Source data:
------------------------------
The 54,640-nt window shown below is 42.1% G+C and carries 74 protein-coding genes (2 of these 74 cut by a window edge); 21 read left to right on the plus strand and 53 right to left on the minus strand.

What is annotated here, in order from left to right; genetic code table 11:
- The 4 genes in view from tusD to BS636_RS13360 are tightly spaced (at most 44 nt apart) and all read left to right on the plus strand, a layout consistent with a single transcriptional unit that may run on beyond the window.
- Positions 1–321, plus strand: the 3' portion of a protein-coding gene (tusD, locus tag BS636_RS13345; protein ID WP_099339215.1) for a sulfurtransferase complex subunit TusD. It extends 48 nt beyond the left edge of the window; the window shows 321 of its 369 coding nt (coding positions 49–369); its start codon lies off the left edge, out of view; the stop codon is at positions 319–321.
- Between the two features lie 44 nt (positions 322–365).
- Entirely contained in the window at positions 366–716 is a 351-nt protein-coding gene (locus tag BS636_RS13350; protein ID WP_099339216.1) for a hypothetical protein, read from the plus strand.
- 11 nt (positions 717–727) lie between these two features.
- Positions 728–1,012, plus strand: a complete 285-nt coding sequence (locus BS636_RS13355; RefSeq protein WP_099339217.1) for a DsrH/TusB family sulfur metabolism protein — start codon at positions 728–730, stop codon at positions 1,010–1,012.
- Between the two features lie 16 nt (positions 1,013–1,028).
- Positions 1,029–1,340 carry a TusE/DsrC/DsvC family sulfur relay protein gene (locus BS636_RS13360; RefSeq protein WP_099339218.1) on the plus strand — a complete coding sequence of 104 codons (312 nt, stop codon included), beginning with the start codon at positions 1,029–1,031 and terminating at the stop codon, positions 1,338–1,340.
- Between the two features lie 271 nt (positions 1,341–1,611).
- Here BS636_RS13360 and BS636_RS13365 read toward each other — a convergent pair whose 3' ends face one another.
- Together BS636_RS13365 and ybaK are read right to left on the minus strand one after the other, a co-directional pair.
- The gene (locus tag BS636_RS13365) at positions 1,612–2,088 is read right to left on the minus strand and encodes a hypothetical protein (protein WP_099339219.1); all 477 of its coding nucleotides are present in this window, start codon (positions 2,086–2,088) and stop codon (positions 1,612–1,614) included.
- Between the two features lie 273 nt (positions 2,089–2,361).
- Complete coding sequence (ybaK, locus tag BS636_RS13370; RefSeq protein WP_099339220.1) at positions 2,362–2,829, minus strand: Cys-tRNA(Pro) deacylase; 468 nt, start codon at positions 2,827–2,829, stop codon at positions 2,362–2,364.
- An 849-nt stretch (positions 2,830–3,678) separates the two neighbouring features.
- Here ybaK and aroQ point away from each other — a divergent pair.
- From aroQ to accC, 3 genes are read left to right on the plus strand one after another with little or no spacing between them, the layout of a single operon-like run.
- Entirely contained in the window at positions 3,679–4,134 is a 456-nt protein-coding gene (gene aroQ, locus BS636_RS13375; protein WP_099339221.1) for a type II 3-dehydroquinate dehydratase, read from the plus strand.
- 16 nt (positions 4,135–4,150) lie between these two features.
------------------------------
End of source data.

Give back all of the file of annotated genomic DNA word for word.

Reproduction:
The 54,640-nt window shown below is 42.1% G+C and carries 74 protein-coding genes (2 of these 74 cut by a window edge); 21 read left to right on the plus strand and 53 right to left on the minus strand.

What is annotated here, in order from left to right; genetic code table 11:
- The 4 genes in view from tusD to BS636_RS13360 are tightly spaced (at most 44 nt apart) and all read left to right on the plus strand, a layout consistent with a single transcriptional unit that may run on beyond the window.
- Positions 1–321, plus strand: the 3' portion of a protein-coding gene (tusD, locus tag BS636_RS13345; protein ID WP_099339215.1) for a sulfurtransferase complex subunit TusD. It extends 48 nt beyond the left edge of the window; the window shows 321 of its 369 coding nt (coding positions 49–369); its start codon lies off the left edge, out of view; the stop codon is at positions 319–321.
- Between the two features lie 44 nt (positions 322–365).
- Entirely contained in the window at positions 366–716 is a 351-nt protein-coding gene (locus tag BS636_RS13350; protein ID WP_099339216.1) for a hypothetical protein, read from the plus strand.
- 11 nt (positions 717–727) lie between these two features.
- Positions 728–1,012, plus strand: a complete 285-nt coding sequence (locus BS636_RS13355; RefSeq protein WP_099339217.1) for a DsrH/TusB family sulfur metabolism protein — start codon at positions 728–730, stop codon at positions 1,010–1,012.
- Between the two features lie 16 nt (positions 1,013–1,028).
- Positions 1,029–1,340 carry a TusE/DsrC/DsvC family sulfur relay protein gene (locus BS636_RS13360; RefSeq protein WP_099339218.1) on the plus strand — a complete coding sequence of 104 codons (312 nt, stop codon included), beginning with the start codon at positions 1,029–1,031 and terminating at the stop codon, positions 1,338–1,340.
- Between the two features lie 271 nt (positions 1,341–1,611).
- Here BS636_RS13360 and BS636_RS13365 read toward each other — a convergent pair whose 3' ends face one another.
- Together BS636_RS13365 and ybaK are read right to left on the minus strand one after the other, a co-directional pair.
- The gene (locus tag BS636_RS13365) at positions 1,612–2,088 is read right to left on the minus strand and encodes a hypothetical protein (protein WP_099339219.1); all 477 of its coding nucleotides are present in this window, start codon (positions 2,086–2,088) and stop codon (positions 1,612–1,614) included.
- Between the two features lie 273 nt (positions 2,089–2,361).
- Complete coding sequence (ybaK, locus tag BS636_RS13370; RefSeq protein WP_099339220.1) at positions 2,362–2,829, minus strand: Cys-tRNA(Pro) deacylase; 468 nt, start codon at positions 2,827–2,829, stop codon at positions 2,362–2,364.
- An 849-nt stretch (positions 2,830–3,678) separates the two neighbouring features.
- Here ybaK and aroQ point away from each other — a divergent pair.
- From aroQ to accC, 3 genes are read left to right on the plus strand one after another with little or no spacing between them, the layout of a single operon-like run.
- Entirely contained in the window at positions 3,679–4,134 is a 456-nt protein-coding gene (gene aroQ, locus BS636_RS13375; protein WP_099339221.1) for a type II 3-dehydroquinate dehydratase, read from the plus strand.
- 16 nt (positions 4,135–4,150) lie between these two features.